We are very near the centre of Takahara -- just 400 meters away.  We walked 3.3 kilometres to reach this point.  We had also climbed to 317 meters, the altitude of this mountain-top village. 

Marker number 7 is right by the roadway.   Takahara seems sleepy and quiet -- it's just after 6 pm  
but we did not pass a single person as we walked into the village.

The residents are used to pilgrims passing through -- as evinced by this handmade sign propped up against one of the houses. 

Before we got to our hotel, we stopped at Takahara-jinja which is one of the oldest shrines of  the  Kumano Kodo

Behind the shrine is the giant camphor tree that our guides tell me could be more than 800 years 
old.  It is enclosed by shimenawa, the rope seen in Shinto shrines  signifying that this is a sacred place. Shide or lightning shaped paper cut-outs are hung on the shimenawa -- a sign that kami or deities are present here.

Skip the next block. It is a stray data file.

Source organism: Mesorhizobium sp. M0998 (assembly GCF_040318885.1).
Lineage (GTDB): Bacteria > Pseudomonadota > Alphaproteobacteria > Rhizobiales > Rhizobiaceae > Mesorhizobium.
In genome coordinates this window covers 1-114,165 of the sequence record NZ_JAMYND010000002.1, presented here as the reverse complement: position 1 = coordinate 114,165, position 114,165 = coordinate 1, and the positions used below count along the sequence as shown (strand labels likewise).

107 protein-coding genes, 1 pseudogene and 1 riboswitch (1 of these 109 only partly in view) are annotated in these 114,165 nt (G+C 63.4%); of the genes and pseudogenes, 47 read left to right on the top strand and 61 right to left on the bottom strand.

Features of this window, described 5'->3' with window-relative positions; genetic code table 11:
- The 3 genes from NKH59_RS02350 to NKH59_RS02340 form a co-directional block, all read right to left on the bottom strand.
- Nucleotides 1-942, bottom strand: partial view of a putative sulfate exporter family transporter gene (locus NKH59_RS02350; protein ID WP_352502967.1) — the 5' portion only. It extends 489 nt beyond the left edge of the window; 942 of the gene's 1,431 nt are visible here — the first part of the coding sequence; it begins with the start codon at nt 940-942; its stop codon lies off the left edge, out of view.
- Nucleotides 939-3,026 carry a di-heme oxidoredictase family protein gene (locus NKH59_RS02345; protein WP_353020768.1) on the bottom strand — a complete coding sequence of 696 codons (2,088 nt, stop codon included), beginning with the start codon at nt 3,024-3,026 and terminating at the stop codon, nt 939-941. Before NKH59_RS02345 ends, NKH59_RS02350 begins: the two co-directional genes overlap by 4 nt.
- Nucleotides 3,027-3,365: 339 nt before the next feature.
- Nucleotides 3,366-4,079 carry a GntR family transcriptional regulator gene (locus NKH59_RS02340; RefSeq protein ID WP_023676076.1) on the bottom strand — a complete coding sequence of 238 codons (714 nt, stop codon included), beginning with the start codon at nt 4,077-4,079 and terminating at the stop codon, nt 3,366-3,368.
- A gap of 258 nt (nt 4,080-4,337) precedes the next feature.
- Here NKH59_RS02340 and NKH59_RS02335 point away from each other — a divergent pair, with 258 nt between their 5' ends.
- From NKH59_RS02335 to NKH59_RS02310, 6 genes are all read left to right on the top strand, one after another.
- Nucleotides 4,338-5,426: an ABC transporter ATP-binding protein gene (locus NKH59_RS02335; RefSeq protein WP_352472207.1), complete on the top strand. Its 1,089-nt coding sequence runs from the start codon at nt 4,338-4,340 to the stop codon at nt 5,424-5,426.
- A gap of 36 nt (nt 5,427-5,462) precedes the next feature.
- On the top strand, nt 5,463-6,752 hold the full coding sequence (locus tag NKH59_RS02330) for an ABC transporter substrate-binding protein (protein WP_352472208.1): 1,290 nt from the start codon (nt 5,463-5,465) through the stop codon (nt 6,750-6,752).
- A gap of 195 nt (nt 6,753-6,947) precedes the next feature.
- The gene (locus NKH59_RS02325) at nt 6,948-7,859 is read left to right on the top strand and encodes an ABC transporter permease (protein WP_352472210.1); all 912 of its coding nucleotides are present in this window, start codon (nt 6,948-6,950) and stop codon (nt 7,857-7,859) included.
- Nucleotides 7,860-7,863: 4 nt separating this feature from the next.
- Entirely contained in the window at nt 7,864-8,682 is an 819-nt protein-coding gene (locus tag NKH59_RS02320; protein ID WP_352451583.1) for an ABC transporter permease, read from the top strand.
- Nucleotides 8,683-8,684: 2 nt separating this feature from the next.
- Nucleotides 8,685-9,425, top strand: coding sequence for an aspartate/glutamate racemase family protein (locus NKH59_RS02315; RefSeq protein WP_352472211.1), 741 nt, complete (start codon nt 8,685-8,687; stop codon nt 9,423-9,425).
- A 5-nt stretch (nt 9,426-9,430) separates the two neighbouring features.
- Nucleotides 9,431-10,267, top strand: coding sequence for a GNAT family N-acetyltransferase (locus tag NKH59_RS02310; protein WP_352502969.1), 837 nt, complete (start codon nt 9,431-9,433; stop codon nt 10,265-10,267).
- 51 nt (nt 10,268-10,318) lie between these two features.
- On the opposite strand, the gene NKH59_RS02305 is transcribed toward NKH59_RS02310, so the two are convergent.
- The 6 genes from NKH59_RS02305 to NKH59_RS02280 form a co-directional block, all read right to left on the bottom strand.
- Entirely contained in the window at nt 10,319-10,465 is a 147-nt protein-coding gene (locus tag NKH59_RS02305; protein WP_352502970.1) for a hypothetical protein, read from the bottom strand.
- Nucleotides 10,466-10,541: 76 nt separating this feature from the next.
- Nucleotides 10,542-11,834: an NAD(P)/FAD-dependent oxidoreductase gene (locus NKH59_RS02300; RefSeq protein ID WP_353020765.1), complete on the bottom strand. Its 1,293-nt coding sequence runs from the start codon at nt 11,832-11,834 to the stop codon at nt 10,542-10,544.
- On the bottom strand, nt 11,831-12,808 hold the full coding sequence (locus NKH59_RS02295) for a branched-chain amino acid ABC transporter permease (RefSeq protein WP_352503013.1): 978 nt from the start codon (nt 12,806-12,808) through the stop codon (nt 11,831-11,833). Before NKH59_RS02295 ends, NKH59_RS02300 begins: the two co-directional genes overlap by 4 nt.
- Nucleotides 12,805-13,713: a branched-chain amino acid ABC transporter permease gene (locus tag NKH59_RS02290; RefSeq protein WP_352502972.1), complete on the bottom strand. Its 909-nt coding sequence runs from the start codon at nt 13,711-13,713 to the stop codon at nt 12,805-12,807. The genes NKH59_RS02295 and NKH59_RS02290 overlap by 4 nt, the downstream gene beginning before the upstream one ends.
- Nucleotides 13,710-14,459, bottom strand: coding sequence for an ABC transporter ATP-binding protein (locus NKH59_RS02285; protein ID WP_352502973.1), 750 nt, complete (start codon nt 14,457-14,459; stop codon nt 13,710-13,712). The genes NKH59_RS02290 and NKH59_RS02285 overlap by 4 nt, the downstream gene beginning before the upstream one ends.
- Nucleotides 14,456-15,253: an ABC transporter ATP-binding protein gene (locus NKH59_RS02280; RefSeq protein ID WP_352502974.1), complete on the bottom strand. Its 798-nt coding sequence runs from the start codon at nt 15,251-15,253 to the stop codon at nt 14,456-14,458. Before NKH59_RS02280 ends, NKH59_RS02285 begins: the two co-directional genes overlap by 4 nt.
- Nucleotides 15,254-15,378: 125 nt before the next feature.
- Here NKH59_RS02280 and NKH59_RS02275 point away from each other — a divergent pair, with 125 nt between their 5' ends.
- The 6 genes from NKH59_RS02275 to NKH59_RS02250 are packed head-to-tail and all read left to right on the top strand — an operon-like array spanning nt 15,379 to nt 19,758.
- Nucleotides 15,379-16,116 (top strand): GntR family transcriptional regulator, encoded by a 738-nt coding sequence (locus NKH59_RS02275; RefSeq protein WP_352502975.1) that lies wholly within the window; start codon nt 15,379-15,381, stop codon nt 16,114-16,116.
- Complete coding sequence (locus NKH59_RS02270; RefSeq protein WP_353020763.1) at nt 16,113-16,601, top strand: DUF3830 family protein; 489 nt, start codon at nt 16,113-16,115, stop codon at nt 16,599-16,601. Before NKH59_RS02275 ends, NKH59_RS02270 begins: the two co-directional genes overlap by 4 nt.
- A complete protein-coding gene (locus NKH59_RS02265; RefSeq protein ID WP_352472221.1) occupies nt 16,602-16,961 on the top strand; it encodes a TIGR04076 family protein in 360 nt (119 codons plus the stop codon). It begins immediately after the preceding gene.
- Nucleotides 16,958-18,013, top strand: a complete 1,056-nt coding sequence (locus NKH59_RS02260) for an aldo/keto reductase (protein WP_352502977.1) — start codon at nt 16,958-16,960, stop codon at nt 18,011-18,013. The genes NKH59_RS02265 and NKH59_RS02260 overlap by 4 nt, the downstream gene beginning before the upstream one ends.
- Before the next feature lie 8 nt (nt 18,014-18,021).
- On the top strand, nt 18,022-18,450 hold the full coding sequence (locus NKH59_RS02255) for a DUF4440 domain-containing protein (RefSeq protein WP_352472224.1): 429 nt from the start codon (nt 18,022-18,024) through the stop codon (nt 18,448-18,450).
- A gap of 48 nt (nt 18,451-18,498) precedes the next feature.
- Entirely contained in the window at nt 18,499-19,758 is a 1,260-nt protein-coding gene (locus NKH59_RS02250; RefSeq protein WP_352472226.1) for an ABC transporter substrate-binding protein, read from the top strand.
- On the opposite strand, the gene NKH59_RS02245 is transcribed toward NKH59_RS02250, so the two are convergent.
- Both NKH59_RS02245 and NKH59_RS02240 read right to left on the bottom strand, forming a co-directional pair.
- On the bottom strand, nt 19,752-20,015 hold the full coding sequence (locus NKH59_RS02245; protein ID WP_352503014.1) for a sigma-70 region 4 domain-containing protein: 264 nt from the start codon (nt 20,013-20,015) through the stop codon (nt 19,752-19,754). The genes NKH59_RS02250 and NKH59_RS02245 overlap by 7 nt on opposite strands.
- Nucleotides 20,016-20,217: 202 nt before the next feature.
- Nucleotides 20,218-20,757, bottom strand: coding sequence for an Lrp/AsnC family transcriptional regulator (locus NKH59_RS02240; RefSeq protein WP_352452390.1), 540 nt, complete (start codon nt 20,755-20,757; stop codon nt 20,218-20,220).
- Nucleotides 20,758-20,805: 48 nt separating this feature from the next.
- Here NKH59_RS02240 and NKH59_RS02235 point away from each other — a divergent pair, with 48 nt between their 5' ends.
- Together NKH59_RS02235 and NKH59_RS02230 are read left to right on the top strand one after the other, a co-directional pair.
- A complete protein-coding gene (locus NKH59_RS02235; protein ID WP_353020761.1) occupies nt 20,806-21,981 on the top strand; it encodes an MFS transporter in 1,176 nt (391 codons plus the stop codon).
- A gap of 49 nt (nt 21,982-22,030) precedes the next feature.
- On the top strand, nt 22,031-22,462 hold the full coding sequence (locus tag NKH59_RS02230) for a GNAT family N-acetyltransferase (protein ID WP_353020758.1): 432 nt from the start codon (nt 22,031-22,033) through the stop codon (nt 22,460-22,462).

I bow my head in silent thanks to the kami of the tree for guiding my feet safely through the 
ki-no ne or tree roots along the trail.

It's almost dusk as I snap this last photo, taking advantage of the soft natural light.  
Takahara is surrounded by the beautiful Hatenashi Mountain range.  It is this panoramic vista that 
is my reward after a challenging but ultimately fulfilling first day's walk. 

Lessons learned : 
1. I do not know why  luggage transfer from Tanabe City to Takahara was not recommended to us.  Since we had suitcases, we took up all the aisle space in the bus and the local residents had to get around our  luggage to get on and 
off  - sumimasen! 
2. If you are inexperienced with tree roots and steep mountain trails, slow but sure is the best way to avoid accidents or spills. 
3. Sticks or poles are essential in navigating your way along the uneven terrain.